Some people think that all real estate agents do is to open a few doors, sell a house, get a check. Isn’t the life of a real estate agent cushy and easy-peasy? Um no, but this post isn’t going to detail all the things agents do to get a buyer from desire to ownership, but instead is a quick post about the supposedly easiest part of our jobs — opening the doors.
Yesterday was another gorgeous Fall day, and my buyers and I were out looking at homes. We got to the one that was most interesting to them, and I went up to the front door, opened the electronic box, turned the key holder upside down as I usually do, and realized the key did not feel right. I looked down and I saw two pieces.
As you can see from the picture, not only is the key broken in two pieces, but it’s missing a piece. Could we use this somehow to get the front door open? No, we definitely can’t. So I called the listing agent, and she called the seller, determined he wasn’t in the area and couldn’t get us another key, so we were out of luck and couldn’t see this specific house this specific day.
Which brings me to my point. In order for buyers to be able to see a house, and potentially fall in love and place an offer and wind up buying it, they have GOT to have access to the home! There needs to either be a brand new shiny strong sturdy key in the lockbox, or a combination access code on the front door, or some other way to get in. There should also be some sort of backup since people do forget to put the key back, or break it, or lose it, or lock it in the house, or the doorknob lock doesn’t work right, or the keyhole gets ice in it in the winter and freezes or the key falls in the snow and can’t be located or the lockbox gets jammed and won’t open (all true stories). If the agent had another key or a neighbor had a spare or there was some other plan B for access, we would have been able to get in, my clients might have fallen in love, and the house could have been sold.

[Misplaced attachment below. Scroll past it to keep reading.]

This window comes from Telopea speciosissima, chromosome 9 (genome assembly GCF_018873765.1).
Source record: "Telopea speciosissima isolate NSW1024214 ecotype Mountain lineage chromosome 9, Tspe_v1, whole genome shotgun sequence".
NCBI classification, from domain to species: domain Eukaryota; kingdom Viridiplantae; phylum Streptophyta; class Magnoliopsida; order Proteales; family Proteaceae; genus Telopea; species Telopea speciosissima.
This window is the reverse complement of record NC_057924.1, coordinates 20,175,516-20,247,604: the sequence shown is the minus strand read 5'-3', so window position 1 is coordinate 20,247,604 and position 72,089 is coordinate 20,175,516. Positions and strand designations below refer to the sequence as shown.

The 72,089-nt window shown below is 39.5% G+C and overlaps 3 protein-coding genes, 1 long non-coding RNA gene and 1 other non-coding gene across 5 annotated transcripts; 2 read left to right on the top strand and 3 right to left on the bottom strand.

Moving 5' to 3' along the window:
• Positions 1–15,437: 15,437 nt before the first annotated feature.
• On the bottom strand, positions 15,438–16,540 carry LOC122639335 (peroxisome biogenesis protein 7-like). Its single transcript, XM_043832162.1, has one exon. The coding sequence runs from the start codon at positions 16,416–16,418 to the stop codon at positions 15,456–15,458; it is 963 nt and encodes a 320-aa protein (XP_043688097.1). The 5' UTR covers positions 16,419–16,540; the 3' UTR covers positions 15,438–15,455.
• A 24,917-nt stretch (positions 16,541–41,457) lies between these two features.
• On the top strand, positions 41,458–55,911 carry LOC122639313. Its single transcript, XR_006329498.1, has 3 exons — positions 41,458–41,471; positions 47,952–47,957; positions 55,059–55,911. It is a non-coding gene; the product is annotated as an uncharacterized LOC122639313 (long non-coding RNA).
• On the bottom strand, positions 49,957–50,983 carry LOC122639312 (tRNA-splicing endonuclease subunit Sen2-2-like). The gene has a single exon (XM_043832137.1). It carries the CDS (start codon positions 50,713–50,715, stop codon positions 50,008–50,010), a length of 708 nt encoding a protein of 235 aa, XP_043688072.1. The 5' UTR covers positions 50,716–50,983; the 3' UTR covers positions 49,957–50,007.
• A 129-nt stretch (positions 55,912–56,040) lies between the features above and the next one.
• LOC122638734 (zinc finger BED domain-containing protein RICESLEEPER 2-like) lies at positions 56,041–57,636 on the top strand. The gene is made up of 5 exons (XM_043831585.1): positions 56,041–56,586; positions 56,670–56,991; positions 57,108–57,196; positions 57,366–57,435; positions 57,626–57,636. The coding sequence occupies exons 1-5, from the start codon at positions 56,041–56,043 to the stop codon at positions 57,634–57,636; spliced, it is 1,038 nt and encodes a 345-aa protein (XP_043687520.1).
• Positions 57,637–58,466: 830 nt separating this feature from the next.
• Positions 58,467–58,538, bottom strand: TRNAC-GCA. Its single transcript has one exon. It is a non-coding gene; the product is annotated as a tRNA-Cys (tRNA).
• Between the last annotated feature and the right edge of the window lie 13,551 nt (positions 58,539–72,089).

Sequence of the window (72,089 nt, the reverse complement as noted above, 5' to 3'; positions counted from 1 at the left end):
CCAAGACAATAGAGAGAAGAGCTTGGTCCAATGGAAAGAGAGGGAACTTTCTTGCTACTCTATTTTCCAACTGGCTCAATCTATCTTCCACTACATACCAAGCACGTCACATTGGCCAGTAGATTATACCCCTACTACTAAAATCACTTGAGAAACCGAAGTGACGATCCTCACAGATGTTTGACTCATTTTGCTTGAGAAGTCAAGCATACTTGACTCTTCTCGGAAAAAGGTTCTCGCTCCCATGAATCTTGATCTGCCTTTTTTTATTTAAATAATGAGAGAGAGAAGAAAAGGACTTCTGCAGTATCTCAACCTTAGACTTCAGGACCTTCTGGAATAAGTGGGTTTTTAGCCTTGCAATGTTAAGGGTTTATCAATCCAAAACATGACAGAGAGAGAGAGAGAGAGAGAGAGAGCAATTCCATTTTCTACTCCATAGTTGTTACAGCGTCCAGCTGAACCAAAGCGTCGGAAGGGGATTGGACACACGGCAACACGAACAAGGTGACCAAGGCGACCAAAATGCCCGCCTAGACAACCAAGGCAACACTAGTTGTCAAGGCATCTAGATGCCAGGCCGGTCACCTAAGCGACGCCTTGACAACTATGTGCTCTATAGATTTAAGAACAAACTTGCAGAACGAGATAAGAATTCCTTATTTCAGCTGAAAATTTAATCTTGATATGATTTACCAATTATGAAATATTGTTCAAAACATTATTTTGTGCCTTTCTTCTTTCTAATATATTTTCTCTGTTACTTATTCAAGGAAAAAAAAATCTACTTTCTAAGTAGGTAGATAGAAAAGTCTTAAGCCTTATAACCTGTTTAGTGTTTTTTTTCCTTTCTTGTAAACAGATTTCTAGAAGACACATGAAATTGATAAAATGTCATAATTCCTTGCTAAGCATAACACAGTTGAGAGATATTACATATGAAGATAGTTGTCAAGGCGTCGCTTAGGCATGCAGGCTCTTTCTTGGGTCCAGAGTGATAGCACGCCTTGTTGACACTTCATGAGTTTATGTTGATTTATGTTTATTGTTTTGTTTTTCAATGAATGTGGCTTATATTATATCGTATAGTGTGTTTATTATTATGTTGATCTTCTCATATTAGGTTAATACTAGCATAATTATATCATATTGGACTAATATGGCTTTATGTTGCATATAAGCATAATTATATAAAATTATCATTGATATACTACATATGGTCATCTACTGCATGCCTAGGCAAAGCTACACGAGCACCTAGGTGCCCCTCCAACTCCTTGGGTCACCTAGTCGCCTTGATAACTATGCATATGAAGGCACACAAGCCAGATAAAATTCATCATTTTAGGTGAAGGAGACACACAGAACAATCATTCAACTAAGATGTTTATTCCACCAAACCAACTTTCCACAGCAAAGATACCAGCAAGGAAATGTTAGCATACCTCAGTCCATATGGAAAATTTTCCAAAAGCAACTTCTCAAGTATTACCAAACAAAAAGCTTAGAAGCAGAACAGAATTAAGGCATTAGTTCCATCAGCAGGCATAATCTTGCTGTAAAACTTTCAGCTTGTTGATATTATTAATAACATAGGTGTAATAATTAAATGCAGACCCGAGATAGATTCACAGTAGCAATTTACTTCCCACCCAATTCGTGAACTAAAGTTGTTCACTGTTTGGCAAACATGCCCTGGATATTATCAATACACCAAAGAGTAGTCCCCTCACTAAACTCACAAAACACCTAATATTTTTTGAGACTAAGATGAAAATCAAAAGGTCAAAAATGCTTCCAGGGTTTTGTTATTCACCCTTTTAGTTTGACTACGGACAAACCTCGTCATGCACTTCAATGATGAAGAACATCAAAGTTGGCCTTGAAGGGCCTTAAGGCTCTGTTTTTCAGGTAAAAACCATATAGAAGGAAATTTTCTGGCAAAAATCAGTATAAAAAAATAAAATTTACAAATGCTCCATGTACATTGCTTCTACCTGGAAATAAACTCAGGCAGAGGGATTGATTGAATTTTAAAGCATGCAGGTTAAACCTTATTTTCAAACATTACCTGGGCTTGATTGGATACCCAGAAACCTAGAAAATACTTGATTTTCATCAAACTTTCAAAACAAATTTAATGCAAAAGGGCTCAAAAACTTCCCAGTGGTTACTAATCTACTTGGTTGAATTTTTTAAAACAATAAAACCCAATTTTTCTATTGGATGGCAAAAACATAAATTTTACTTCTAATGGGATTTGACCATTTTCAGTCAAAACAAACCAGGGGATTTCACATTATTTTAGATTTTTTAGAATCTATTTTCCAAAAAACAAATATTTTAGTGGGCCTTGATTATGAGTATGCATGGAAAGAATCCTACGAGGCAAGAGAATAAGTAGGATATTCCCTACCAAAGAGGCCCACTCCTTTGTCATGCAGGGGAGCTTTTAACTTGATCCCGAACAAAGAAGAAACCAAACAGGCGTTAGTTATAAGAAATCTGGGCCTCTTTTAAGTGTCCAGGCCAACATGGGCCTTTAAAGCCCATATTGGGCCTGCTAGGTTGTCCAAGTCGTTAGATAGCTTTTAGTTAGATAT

How hard could it be to open a door? As it turns out, sometimes it is impossible.
Originally posted in ActiveRain.